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Australia target victory over New Zealand to continue semis push

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DHARAMSALA: Australia skipper Pat Cummins believes Saturday’s World Cup clash with New Zealand will be a battle between “mates” as the push for semi-final places enters a critical phase.

Five-time champions Australia are back on track for a last-four spot having won three matches on the trot after an unimpressive start that saw them lose their first two games.

New Zealand, runners-up in the last two World Cups, have the better record so far with four wins from five games.

Australia, however, have the upper hand when it comes to clashes at World Cups over the years, winning eight of the 11 match-ups.

“I think most of the Kiwis are pretty placid and we’re pretty similar,” said Cummins on Friday on the eve of the game taking place in the Himalayan venue of Dharamsala.

“We’ve played a lot of cricket with these guys and some of them are really good mates. If anything, it makes you want to beat your mates even more. It will be intense out there.”

In 2015, New Zealand edged a low-scoring group game by one wicket in Auckland before Australia gained revenge with a seven-wicket stroll in the final.

Mitchell Starc, David Warner, Glenn Maxwell, Steve Smith and Josh Hazlewood are all survivors from the 2015 final. Cummins played in the group game.

Current New Zealand squad members Kane Williamson, Trent Boult, Matt Henry and Tim Southee also played that final.

Cummins said he was delighted by Australia over-coming early losses at this World Cup to India and South Africa.

They have since seen off Sri Lanka, Pakistan and then the Netherlands by a huge 309 runs.

“They’re obviously playing some fantastic cricket at the moment,” New Zealand skipper Tom Latham told reporters on Friday.

“They didn’t probably start as well as they would have liked, but I think the form they’ve shown in probably the last three games is obviously the Australia that we know.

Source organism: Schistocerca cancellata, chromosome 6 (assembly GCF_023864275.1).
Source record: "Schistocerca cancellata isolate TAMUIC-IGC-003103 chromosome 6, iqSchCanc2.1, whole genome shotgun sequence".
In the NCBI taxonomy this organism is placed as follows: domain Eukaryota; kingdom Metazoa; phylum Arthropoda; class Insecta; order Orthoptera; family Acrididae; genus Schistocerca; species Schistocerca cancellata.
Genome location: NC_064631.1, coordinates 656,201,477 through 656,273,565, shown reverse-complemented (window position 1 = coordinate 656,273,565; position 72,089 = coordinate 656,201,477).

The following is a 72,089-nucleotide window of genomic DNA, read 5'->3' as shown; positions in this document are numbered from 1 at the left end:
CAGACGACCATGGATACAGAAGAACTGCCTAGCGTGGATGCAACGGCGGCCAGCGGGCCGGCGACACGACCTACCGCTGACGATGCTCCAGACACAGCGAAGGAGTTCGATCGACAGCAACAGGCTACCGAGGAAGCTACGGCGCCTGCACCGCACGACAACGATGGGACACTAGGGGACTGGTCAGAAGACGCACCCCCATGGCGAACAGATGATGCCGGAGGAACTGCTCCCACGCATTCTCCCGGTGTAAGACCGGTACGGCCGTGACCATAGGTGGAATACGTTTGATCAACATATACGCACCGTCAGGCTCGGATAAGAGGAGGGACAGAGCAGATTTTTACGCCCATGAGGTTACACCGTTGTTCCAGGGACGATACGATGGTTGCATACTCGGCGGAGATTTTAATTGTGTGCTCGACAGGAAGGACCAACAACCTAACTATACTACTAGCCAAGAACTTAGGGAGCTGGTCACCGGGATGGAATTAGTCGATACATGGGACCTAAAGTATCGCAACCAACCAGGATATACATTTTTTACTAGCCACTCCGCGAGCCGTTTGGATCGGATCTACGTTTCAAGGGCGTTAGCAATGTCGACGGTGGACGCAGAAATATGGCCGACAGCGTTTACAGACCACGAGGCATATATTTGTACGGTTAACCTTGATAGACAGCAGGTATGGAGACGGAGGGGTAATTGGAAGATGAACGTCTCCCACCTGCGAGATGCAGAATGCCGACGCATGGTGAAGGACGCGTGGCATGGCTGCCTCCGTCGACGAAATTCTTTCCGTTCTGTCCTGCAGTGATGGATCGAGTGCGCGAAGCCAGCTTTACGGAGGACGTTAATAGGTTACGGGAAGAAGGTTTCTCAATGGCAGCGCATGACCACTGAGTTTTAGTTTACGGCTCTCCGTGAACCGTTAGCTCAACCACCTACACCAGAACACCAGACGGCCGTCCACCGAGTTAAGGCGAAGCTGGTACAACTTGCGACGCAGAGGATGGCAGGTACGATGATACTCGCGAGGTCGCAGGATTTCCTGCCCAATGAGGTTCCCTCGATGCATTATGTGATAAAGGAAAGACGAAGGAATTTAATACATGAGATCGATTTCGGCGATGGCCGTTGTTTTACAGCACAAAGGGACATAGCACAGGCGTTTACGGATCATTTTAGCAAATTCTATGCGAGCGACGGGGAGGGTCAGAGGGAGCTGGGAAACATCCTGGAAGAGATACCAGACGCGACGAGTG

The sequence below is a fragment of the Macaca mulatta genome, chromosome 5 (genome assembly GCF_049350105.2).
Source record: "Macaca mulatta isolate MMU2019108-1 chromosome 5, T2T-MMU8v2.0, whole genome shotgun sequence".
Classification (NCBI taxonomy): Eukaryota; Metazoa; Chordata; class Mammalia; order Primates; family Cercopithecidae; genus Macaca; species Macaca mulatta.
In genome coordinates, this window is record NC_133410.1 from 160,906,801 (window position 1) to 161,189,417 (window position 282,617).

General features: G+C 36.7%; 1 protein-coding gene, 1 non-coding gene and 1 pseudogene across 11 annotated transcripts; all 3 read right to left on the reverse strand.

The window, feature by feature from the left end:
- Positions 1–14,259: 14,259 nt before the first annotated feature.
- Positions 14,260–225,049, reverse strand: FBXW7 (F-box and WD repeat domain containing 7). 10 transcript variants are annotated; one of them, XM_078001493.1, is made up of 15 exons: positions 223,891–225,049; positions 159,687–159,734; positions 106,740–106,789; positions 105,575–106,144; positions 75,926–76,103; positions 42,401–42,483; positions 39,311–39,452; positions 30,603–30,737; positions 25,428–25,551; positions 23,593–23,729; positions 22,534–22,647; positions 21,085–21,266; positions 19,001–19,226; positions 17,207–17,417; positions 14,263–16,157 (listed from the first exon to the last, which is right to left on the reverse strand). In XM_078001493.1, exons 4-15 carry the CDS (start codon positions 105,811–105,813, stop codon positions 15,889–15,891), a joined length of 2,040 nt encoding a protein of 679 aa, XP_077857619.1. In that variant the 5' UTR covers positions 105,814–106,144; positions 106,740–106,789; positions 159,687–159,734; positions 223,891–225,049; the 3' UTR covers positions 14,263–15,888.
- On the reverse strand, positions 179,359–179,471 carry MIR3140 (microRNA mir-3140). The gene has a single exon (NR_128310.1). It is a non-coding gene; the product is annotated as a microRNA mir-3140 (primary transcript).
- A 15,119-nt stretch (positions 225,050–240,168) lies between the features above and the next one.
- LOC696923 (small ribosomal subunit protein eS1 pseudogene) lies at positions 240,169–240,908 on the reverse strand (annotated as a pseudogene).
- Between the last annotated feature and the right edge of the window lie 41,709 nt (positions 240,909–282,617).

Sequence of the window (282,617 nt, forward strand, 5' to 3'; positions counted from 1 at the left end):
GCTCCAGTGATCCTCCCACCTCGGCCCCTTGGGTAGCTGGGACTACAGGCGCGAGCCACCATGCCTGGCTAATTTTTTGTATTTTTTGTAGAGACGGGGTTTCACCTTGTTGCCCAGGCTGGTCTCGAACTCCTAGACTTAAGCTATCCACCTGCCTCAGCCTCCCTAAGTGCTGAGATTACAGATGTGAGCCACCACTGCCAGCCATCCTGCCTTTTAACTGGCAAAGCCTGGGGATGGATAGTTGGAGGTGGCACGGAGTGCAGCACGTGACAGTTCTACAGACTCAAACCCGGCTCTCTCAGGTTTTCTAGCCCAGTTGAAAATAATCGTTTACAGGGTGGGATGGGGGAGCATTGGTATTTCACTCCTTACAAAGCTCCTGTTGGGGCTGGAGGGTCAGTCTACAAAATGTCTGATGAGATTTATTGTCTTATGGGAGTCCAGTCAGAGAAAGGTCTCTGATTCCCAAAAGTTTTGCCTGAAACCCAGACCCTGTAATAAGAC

“They fight till the end pretty much every time and I guess every time we play each other it’s always a challenge. They’re a quality side, one of the best sides in the world for a reason and you certainly can’t take them lightly.”

New Zealand spinner Mitchell Santner is one of the tournament’s leading bowlers, with 12 wickets at an average of under 17.

“Obviously conditions back home obviously don’t suit spin as much,” said Latham. “It’s another great opportunity for him tomorrow and hopefully he can stand up again.”

Kane Williamson, New Zealand’s regular captain, has featured just once at this World Cup, retiring hurt on 78 against Bangladesh when struck by a throw while running between the wickets that left him with a broken thumb.

That was Williamson’s first match in seven months following a serious knee injury, with Latham saying Friday that the star batsman remained “a work in progress”.

New Zealand are about to finish a five-day break between games with the squad using some of that time to visit the Dalai Lama, the Tibetan spiritual leader, at his Dharamsala base.

Asked what had been discussed with the Buddhist monk, Latham replied: “Not field placements!” He added: “It was obviously a really special time heading up there and having a look around the monastery…I think everyone that went, I’m sure in years to come they’ll think this was an amazing experience.”

Published in Dawn, October 28th, 2023


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